Nebraska Revised Statute 25-316

Chapter 25


Company, partnership, or unincorporated association; member's individual property; how subjected to satisfaction of judgment.

If the plaintiff, in any judgment so rendered against any company or partnership, seeks to charge the individual property of the persons composing such company or firm, it shall be lawful for the plaintiff to file a bill in equity against the several members thereof, setting forth his or her judgment and the insufficiency of the partnership property to satisfy the same, and to have a decree for the debt and an award of execution against all such persons or any of them as may appear to have been members of such company, association, or firm.


  • R.S.1867, Code § 27, p. 397;
  • R.S.1913, § 7597;
  • C.S.1922, § 8540;
  • C.S.1929, § 20-316;
  • R.S.1943, § 25-316;
  • Laws 2006, LB 1115, § 12.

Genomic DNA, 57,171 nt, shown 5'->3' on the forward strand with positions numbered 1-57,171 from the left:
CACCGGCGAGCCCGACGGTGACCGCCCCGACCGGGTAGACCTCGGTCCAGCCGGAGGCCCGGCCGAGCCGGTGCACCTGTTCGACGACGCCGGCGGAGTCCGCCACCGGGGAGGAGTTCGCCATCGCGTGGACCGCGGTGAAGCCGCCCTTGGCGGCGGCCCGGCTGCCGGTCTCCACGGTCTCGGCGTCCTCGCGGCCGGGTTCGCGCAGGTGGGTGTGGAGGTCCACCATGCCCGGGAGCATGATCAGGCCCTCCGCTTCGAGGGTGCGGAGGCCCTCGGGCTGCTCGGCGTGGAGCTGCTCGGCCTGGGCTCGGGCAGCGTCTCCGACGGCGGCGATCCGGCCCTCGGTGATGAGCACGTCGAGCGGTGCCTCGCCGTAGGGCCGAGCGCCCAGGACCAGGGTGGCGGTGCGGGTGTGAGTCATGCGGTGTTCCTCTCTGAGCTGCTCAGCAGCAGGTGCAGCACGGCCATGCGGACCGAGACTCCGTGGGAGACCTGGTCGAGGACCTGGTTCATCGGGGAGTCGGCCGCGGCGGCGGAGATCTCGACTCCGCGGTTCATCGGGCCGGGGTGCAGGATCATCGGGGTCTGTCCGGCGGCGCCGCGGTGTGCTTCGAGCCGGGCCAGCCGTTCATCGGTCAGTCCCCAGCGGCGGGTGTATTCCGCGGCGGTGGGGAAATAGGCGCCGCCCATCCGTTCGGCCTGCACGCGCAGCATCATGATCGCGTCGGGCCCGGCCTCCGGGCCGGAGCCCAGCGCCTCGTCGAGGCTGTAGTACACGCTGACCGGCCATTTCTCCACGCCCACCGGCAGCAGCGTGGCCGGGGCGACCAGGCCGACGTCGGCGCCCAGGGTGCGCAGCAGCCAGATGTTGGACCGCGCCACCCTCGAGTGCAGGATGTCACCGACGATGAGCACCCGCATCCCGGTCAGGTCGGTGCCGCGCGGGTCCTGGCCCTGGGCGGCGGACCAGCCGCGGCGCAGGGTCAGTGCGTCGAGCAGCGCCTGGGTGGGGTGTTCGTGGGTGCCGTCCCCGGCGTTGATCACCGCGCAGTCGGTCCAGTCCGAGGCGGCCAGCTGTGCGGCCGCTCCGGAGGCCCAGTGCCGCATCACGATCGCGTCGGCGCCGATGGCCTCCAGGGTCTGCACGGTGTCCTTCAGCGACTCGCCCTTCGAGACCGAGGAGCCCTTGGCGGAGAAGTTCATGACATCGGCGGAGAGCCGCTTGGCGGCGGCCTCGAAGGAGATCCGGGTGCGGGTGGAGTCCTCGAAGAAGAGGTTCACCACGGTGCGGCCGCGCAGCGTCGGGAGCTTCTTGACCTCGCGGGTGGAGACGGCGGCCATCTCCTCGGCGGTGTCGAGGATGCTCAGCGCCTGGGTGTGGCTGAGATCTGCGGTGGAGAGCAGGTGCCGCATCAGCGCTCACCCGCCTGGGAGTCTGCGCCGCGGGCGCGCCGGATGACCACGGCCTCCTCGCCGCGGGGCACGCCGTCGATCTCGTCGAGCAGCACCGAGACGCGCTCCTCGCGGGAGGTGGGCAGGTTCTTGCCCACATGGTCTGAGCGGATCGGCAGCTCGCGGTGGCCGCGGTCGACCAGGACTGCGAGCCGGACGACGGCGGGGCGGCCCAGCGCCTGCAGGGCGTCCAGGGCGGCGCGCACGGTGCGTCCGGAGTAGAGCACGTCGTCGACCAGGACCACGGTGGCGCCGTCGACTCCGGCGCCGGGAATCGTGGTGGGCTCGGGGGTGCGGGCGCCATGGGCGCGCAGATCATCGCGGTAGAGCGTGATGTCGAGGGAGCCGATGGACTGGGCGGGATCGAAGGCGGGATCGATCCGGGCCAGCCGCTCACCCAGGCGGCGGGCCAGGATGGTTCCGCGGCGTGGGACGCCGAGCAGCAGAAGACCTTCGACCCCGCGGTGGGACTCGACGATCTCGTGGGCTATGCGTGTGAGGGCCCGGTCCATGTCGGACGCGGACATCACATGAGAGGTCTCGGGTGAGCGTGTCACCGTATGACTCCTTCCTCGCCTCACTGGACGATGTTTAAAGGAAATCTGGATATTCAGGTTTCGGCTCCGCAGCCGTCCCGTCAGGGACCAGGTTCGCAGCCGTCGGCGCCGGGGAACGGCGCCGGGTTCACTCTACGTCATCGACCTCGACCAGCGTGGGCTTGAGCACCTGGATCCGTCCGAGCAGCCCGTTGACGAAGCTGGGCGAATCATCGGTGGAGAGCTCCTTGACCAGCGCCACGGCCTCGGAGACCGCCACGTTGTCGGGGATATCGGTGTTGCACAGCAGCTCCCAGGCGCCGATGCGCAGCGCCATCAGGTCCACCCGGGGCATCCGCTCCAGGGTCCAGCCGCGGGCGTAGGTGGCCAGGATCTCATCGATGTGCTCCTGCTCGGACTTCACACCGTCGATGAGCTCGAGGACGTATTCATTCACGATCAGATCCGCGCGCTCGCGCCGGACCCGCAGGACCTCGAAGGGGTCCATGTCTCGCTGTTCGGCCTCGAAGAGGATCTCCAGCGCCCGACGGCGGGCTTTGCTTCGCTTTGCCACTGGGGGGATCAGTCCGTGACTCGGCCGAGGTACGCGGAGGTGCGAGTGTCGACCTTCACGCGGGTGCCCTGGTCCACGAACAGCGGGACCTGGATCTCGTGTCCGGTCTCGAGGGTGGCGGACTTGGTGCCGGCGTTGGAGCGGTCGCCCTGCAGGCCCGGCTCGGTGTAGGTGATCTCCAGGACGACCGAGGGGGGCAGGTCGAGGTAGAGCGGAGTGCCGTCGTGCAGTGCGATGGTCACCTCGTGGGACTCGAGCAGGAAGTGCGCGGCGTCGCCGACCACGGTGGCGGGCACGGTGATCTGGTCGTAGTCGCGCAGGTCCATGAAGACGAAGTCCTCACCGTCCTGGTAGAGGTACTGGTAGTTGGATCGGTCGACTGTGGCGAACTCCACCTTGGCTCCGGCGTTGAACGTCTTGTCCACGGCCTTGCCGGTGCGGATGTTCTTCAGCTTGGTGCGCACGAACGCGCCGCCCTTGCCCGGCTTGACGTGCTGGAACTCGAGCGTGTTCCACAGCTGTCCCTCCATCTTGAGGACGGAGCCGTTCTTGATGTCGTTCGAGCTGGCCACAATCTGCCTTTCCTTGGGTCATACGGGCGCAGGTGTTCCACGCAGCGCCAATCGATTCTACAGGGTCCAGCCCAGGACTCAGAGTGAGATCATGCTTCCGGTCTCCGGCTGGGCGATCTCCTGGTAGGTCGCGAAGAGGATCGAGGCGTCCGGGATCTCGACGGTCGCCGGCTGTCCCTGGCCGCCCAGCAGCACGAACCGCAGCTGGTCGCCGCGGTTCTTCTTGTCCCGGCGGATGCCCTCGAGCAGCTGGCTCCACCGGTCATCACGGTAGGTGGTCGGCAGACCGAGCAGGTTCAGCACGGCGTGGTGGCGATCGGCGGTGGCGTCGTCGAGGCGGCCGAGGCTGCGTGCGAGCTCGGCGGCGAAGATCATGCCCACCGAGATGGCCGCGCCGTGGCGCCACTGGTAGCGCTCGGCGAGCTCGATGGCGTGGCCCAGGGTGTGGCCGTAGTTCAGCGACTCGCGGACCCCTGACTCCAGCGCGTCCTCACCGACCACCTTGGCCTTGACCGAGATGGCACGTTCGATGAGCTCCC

• As a condition precedent to bringing an action against individual partners to satisfy the debts of a partnership, this section contemplates that there must be a prior judgment against the partnership. Security State Bank v. McCoy, 219 Neb. 132, 361 N.W.2d 514 (1985).

  • The right of action preserved by this section is assignable in like manner and with like effect as other choses in action. Wood v. Carter, 67 Neb. 133, 93 N.W. 158 (1903).

  • A member of an unincorporated religious society not founded for the purpose of gain or pecuniary profit is not individually liable for its debts, unless he authorized the incurring of the obligation or subsequently ratified the same. First Nat. Bank of Plattsmouth v. Rector, 59 Neb. 77, 80 N.W. 269 (1899).

  • To entitle plaintiff to recover from individual partner, it was necessary to allege and prove that the partnership property was insufficient to satisfy the judgment. Ruth v. Lowrey & Upton, 10 Neb. 260, 4 N.W. 977 (1880).

  • A fundamental condition precedent to the bringing of a bill in equity pursuant to this section against individual partners is a prior judgment against the partnership. Under the doctrine of res judicata, an order by a bankruptcy court allowing an administrative expense claim is a prior judgment within the meaning of this section. Metco, Inc. v. Huffman, 2 Neb. App. 506, 511 N.W.2d 780 (1994).